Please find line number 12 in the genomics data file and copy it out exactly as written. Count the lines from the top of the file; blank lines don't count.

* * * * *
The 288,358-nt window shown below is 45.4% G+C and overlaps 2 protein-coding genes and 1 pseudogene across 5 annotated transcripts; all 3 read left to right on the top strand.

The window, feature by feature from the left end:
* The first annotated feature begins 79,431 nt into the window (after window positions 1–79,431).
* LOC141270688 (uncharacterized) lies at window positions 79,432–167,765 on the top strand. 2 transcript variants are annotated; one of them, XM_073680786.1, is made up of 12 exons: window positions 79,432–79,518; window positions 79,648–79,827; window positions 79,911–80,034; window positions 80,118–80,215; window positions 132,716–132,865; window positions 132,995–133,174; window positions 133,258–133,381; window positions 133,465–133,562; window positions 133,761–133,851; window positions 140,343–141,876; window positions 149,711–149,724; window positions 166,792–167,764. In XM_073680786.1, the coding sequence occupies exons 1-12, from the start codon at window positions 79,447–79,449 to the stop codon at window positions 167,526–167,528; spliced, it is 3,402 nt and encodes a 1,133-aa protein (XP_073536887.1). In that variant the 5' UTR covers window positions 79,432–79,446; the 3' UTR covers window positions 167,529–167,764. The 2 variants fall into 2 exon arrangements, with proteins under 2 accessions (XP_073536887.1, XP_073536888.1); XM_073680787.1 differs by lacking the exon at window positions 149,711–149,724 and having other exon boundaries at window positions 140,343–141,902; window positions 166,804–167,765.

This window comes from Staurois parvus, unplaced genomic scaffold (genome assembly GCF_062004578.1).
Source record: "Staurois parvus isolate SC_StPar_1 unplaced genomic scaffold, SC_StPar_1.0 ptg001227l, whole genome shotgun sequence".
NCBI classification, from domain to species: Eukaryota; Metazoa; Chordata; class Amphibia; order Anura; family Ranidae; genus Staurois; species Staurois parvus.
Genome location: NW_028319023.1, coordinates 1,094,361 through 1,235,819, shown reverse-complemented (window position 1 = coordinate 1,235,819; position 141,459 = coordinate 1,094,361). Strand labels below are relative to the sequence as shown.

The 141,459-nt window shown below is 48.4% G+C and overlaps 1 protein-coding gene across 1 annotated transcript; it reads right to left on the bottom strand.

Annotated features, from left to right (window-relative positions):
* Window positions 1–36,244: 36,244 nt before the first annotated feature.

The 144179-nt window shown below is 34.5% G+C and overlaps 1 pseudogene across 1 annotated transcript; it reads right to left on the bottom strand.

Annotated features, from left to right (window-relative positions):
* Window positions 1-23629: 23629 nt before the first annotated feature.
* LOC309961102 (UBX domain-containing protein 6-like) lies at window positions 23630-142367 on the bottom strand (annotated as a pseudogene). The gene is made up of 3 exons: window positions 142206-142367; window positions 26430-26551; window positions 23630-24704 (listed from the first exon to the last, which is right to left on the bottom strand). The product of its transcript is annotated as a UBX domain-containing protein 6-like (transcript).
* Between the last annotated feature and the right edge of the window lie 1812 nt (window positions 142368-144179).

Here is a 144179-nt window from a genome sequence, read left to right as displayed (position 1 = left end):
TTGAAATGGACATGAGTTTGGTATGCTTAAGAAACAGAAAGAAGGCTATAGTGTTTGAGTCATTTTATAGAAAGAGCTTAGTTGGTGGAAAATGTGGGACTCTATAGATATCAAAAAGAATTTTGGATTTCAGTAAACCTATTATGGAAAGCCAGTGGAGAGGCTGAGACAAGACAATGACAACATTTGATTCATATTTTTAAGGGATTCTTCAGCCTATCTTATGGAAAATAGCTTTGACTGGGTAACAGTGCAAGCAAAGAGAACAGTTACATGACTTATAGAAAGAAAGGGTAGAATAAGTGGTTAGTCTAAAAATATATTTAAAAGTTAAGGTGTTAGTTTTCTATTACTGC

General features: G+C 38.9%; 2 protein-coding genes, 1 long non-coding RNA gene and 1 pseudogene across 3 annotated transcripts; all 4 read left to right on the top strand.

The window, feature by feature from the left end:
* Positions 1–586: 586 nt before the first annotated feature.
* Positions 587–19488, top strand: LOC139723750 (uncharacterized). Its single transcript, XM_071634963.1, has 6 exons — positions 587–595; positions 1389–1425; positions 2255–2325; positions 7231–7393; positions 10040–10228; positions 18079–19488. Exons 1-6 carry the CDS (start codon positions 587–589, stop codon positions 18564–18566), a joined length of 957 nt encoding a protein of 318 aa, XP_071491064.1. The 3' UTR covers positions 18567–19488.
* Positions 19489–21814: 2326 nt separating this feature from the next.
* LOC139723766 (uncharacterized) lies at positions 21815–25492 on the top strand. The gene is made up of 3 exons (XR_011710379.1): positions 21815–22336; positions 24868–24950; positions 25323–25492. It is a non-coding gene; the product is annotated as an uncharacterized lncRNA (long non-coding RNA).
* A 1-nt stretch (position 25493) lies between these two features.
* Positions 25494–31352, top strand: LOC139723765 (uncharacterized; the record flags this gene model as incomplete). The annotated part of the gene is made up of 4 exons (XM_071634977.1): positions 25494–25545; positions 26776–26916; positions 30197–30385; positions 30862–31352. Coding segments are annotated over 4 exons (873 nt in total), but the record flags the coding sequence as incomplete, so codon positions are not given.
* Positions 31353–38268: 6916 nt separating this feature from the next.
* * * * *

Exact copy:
The 144179-nt window shown below is 34.5% G+C and overlaps 1 pseudogene across 1 annotated transcript; it reads right to left on the bottom strand.